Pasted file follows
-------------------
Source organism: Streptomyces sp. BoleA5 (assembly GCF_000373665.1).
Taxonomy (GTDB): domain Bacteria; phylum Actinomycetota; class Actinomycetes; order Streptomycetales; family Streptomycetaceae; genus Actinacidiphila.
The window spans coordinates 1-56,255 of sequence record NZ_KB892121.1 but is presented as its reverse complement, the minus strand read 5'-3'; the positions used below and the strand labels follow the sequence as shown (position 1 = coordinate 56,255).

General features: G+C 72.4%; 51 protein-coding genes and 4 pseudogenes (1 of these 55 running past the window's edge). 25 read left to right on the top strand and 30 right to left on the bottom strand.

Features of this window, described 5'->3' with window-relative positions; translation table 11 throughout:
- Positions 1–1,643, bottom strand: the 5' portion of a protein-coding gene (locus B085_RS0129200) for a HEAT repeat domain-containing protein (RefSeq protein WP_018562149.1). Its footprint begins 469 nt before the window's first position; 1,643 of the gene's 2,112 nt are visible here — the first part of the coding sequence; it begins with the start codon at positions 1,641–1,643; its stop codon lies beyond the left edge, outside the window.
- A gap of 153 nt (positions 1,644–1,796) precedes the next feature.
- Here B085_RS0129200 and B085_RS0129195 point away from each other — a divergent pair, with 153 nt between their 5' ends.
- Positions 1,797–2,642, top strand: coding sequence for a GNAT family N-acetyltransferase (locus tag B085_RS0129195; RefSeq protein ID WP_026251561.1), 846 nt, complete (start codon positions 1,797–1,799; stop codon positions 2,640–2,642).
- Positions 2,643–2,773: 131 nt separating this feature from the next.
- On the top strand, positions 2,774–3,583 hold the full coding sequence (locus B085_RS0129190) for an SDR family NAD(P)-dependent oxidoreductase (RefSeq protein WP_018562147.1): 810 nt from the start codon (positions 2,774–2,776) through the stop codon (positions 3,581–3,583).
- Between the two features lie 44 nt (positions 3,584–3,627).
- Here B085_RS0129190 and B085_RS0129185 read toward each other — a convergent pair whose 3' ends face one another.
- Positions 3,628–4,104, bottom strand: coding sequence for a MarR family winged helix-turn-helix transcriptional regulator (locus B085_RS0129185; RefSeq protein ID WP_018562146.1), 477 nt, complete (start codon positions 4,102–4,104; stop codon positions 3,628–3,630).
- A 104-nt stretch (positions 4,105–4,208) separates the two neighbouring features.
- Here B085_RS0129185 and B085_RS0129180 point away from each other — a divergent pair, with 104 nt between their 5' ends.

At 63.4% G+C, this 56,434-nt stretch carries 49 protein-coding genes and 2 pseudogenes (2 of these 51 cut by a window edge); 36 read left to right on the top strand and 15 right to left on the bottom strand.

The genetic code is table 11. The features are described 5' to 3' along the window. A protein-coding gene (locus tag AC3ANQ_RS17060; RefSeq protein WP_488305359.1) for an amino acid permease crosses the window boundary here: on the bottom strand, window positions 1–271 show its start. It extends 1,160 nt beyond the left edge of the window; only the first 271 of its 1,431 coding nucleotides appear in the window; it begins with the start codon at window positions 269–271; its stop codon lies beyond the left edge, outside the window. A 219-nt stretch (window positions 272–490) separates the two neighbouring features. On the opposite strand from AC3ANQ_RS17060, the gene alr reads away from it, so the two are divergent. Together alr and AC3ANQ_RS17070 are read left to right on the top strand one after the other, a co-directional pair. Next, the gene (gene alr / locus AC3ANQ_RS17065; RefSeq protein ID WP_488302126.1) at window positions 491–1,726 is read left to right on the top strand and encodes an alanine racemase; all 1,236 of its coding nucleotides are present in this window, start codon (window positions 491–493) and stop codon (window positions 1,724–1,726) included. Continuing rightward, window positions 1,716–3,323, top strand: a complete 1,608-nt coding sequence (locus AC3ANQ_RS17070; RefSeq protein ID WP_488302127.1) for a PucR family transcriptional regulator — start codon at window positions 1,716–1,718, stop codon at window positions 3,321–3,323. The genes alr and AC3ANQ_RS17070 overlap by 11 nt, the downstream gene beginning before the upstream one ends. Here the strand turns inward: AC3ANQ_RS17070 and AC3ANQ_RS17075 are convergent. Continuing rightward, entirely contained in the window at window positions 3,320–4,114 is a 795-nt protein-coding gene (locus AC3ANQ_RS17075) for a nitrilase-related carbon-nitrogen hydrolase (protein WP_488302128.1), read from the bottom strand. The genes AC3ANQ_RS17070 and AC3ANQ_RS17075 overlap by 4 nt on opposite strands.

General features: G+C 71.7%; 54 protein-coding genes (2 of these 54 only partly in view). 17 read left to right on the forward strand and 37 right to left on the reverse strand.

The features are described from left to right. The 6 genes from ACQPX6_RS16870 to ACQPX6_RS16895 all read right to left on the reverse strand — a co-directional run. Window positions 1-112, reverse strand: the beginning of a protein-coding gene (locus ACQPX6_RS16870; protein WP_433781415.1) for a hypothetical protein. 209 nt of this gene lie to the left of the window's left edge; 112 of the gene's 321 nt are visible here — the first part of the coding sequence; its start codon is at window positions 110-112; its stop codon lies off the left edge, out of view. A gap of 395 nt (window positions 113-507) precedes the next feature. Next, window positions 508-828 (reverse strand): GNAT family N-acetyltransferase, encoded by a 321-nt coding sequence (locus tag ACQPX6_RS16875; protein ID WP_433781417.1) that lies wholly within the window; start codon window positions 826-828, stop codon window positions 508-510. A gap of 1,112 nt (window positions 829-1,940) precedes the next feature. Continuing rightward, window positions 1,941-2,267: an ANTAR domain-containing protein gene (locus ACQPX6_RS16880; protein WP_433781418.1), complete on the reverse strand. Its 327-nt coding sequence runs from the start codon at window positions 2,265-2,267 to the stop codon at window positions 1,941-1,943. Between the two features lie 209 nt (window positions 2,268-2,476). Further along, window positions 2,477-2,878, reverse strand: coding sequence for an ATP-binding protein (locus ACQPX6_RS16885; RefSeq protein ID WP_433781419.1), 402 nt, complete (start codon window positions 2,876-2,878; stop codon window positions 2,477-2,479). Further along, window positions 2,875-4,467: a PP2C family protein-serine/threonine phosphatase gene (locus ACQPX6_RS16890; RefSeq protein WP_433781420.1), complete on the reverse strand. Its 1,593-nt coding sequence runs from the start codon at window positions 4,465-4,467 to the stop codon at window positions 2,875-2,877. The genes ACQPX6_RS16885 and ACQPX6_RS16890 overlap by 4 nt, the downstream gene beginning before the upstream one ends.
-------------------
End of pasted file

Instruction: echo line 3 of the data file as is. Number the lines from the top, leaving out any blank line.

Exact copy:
The window spans coordinates 1-56,255 of sequence record NZ_KB892121.1 but is presented as its reverse complement, the minus strand read 5'-3'; the positions used below and the strand labels follow the sequence as shown (position 1 = coordinate 56,255).